1.2 The Importance of Tidy Data

The learning objectives for this section are to:

  • Define tidy data and to transform non-tidy data into tidy data

One unifying concept of this book is the notion of tidy data. As defined by Hadley Wickham in his 2014 paper published in the Journal of Statistical Software, a tidy dataset has the following properties:

  1. Each variable forms a column.

  2. Each observation forms a row.

  3. Each type of observational unit forms a table.

The purpose of defining tidy data is to highlight the fact that most data do not start out life as tidy. In fact, much of the work of data analysis may involve simply making the data tidy (at least this has been our experience). Once a dataset is tidy, it can be used as input into a variety of other functions that may transform, model, or visualize the data.

As a quick example, consider the following data illustrating death rates in Virginia in 1940 in a classic table format:

      Rural Male Rural Female Urban Male Urban Female
50-54       11.7          8.7       15.4          8.4
55-59       18.1         11.7       24.3         13.6
60-64       26.9         20.3       37.0         19.3
65-69       41.0         30.9       54.6         35.1
70-74       66.0         54.3       71.1         50.0

While this format is canonical and is useful for quickly observing the relationship between multiple variables, it is not tidy. This format violates the tidy form because there are variables in both the rows and columns. In this case the variables are age category, gender, and urban-ness. Finally, the death rate itself, which is the fourth variable, is presented inside the table.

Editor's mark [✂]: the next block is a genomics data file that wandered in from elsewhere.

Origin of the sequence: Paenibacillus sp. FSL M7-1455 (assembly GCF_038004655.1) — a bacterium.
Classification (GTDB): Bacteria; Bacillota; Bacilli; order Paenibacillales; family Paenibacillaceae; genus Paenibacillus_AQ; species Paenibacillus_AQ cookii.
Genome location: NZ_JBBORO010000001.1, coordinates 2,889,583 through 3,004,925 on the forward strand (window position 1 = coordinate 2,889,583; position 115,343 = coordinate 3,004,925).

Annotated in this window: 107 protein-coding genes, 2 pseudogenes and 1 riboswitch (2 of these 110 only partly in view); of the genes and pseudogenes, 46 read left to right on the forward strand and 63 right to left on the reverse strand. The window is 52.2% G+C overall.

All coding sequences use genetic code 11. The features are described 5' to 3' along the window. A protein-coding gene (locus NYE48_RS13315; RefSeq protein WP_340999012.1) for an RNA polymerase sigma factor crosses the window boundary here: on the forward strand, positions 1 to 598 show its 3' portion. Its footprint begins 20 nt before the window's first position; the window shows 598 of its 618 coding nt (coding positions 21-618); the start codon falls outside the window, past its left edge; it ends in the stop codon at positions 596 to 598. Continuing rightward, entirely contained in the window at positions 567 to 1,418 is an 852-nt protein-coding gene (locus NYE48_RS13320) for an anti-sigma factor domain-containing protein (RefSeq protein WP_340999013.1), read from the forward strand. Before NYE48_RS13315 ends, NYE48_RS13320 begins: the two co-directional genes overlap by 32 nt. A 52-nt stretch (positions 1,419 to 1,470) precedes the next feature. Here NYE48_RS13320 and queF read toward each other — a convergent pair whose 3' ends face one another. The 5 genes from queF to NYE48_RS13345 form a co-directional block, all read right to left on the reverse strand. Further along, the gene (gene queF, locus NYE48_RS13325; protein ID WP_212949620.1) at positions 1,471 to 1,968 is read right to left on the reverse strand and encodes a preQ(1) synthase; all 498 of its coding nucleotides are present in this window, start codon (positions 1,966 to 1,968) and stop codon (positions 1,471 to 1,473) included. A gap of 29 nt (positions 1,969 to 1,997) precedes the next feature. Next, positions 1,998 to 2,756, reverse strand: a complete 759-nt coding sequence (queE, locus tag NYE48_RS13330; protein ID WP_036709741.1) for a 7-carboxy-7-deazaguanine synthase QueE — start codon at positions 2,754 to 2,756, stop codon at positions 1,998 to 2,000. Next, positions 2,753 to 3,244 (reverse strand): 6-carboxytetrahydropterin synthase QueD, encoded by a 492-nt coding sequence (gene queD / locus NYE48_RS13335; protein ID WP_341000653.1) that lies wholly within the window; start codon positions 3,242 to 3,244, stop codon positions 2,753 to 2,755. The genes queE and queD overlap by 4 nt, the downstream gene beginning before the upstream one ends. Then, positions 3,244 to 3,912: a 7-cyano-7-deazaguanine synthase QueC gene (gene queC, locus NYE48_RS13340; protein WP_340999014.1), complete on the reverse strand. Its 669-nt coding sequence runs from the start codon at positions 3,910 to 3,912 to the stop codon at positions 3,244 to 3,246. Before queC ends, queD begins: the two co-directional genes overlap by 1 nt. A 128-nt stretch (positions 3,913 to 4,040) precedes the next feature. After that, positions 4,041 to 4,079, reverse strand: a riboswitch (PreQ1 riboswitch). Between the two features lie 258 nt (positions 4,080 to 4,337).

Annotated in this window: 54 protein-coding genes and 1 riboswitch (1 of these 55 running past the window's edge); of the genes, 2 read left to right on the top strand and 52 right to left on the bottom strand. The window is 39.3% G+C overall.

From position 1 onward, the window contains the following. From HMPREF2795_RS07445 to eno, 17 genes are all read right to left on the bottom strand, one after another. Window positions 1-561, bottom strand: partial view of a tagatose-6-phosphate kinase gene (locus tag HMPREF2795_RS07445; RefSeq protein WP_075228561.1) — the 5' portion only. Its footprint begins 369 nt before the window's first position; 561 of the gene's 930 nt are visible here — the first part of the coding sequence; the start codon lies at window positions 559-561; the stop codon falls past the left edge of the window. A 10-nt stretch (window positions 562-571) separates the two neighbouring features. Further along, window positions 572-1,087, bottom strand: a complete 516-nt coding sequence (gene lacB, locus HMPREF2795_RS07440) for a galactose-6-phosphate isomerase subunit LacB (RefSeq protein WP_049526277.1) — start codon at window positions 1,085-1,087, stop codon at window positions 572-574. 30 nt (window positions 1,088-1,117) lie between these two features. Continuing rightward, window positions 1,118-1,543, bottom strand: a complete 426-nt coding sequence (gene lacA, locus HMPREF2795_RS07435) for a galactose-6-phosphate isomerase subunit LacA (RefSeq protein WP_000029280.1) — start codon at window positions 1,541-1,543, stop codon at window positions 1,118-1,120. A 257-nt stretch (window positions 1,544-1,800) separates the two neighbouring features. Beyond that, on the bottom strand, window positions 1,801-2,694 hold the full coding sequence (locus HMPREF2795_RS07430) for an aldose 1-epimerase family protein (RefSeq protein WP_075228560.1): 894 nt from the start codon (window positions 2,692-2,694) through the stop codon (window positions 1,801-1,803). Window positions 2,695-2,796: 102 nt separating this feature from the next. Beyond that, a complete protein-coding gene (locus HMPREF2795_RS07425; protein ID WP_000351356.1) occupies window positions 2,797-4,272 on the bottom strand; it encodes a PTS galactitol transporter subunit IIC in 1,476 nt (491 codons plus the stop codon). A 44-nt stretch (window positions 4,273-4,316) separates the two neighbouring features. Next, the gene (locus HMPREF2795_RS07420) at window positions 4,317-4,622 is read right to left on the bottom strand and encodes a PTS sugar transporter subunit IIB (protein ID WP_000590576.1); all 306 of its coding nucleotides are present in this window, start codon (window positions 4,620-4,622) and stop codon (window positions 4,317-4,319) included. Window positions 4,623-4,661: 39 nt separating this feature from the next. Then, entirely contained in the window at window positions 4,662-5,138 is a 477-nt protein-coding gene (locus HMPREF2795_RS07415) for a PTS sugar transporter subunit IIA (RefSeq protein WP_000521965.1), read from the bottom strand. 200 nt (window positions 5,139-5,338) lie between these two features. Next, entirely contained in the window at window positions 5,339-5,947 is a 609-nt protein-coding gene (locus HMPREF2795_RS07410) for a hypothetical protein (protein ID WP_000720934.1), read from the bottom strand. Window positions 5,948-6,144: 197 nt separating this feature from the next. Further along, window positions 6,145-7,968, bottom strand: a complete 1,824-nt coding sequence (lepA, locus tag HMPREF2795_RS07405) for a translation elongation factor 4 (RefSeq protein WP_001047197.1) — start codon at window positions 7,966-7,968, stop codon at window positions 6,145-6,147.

Converting this data to tidy format would give us

library(tidyr)
library(dplyr)

VADeaths %>%
  tbl_df() %>%
  mutate(age = row.names(VADeaths)) %>%
  gather(key, death_rate, -age) %>%
  separate(key, c("urban", "gender"), sep = " ") %>%
  mutate(age = factor(age), urban = factor(urban), gender = factor(gender))
# A tibble: 20 x 4
      age  urban gender death_rate
   <fctr> <fctr> <fctr>      <dbl>
 1  50-54  Rural   Male       11.7
 2  55-59  Rural   Male       18.1
 3  60-64  Rural   Male       26.9
 4  65-69  Rural   Male       41.0
 5  70-74  Rural   Male       66.0
 6  50-54  Rural Female        8.7
 7  55-59  Rural Female       11.7
 8  60-64  Rural Female       20.3
 9  65-69  Rural Female       30.9
10  70-74  Rural Female       54.3
11  50-54  Urban   Male       15.4
12  55-59  Urban   Male       24.3
13  60-64  Urban   Male       37.0
14  65-69  Urban   Male       54.6
15  70-74  Urban   Male       71.1
16  50-54  Urban Female        8.4
17  55-59  Urban Female       13.6
18  60-64  Urban Female       19.3
19  65-69  Urban Female       35.1
20  70-74  Urban Female       50.0

1.2.1 The “Tidyverse”

There are a number of R packages that take advantage of the tidy data form and can be used to do interesting things with data. Many (but not all) of these packages are written by Hadley Wickham and the collection of packages is sometimes referred to as the “tidyverse” because of their dependence on and presumption of tidy data. “Tidyverse” packages include

  • ggplot2: a plotting system based on the grammar of graphics

  • magrittr: defines the %>% operator for chaining functions together in a series of operations on data

  • dplyr: a suite of (fast) functions for working with data frames

  • tidyr: easily tidy data with spread() and gather() functions

We will be using these packages extensively in this book.

The “tidyverse” package can be used to install all of the packages in the tidyverse at once. For example, instead of starting an R script with this:

library(dplyr)
library(tidyr)
library(readr)
library(ggplot2)

You can start with this:

library(tidyverse)